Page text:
Financial advisers have warned that they will pull their clients out of funds with high performance fees, amid signs that fund managers are set to ramp up their charges.
In a survey by Skandia, the life assurance group, only a third of financial advisers said they did not expect performance fees on mutual funds to rise this year. Nearly half said that they would pull their clients out if they did.
Performance fees on managed funds are often in addition to a standard annual fee of 1.5 per cent or more, and advisers have warned that such fees are a “one-way bet” for fund managers.
“Performance fees currently operate in favour of the manager and that’s a bad outcome,” said David Norman at TCF Investment. “I think a lot of advisers aren’t convinced by man-
ager-only fees on the upside.”
Ed Moisson at Lipper said that UK funds with performance fees were still in the minority, so investors could vote with their feet if they wanted to.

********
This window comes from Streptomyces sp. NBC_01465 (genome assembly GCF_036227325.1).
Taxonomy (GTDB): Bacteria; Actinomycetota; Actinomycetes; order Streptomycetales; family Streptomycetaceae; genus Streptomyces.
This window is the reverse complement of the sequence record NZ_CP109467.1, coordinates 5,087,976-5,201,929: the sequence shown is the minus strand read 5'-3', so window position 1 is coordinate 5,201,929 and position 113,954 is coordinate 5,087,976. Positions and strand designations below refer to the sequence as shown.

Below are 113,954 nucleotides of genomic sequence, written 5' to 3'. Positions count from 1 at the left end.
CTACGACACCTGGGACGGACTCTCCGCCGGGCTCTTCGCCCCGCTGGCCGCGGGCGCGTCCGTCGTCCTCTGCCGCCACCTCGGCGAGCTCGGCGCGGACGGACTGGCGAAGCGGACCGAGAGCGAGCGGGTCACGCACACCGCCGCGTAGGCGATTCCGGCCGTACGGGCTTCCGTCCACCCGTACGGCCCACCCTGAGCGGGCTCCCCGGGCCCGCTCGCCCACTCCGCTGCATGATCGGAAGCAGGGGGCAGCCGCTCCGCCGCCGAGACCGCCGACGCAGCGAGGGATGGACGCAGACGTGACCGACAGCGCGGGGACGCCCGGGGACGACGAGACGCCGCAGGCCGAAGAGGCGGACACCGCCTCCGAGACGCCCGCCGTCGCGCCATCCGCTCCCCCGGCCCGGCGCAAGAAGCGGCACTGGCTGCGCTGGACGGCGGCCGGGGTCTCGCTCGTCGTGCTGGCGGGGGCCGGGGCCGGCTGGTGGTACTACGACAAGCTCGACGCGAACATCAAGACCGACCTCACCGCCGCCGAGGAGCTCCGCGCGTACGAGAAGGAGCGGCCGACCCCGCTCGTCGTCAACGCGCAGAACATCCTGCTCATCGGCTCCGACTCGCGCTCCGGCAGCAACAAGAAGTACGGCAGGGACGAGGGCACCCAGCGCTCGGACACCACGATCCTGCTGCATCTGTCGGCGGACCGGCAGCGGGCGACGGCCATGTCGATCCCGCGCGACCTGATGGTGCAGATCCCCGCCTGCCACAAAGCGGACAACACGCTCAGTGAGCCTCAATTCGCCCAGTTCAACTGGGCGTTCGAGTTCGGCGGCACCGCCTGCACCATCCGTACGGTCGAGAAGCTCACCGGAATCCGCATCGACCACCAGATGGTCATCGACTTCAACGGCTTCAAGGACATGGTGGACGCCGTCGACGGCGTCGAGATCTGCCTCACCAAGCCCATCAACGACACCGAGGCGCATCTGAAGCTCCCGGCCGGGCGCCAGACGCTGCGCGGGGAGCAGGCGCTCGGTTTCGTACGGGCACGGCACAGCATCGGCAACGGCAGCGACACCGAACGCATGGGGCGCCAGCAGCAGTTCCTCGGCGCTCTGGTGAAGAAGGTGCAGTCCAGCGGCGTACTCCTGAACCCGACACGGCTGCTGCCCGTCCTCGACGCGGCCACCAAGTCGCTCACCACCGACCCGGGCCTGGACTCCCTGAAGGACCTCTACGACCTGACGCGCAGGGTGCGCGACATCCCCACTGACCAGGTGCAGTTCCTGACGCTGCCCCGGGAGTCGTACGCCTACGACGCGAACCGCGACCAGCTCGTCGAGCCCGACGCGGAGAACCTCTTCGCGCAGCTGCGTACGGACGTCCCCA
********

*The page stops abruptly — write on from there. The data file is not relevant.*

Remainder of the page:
The findings come as fund managers begin to launch funds with lower annual management charges but additional performance fees ahead of a shake-up in the way products are sold from 2013. The upcoming ban on commission as part of the Retail Distribution Review
(RDR) is already producing some “RDR-ready” funds. One, from JP Morgan, has a performance fee but a much lower than average annual charge.
Advisers said the application of performance fees would increase the need for investors to understand all the hidden charges on their funds. “If we’re going to see a growth in funds doing performance fees, we’ve got to see a better way of disclosing charges in order to determine whether there’s actually been any performance,” said Robert Reid at Syndaxi.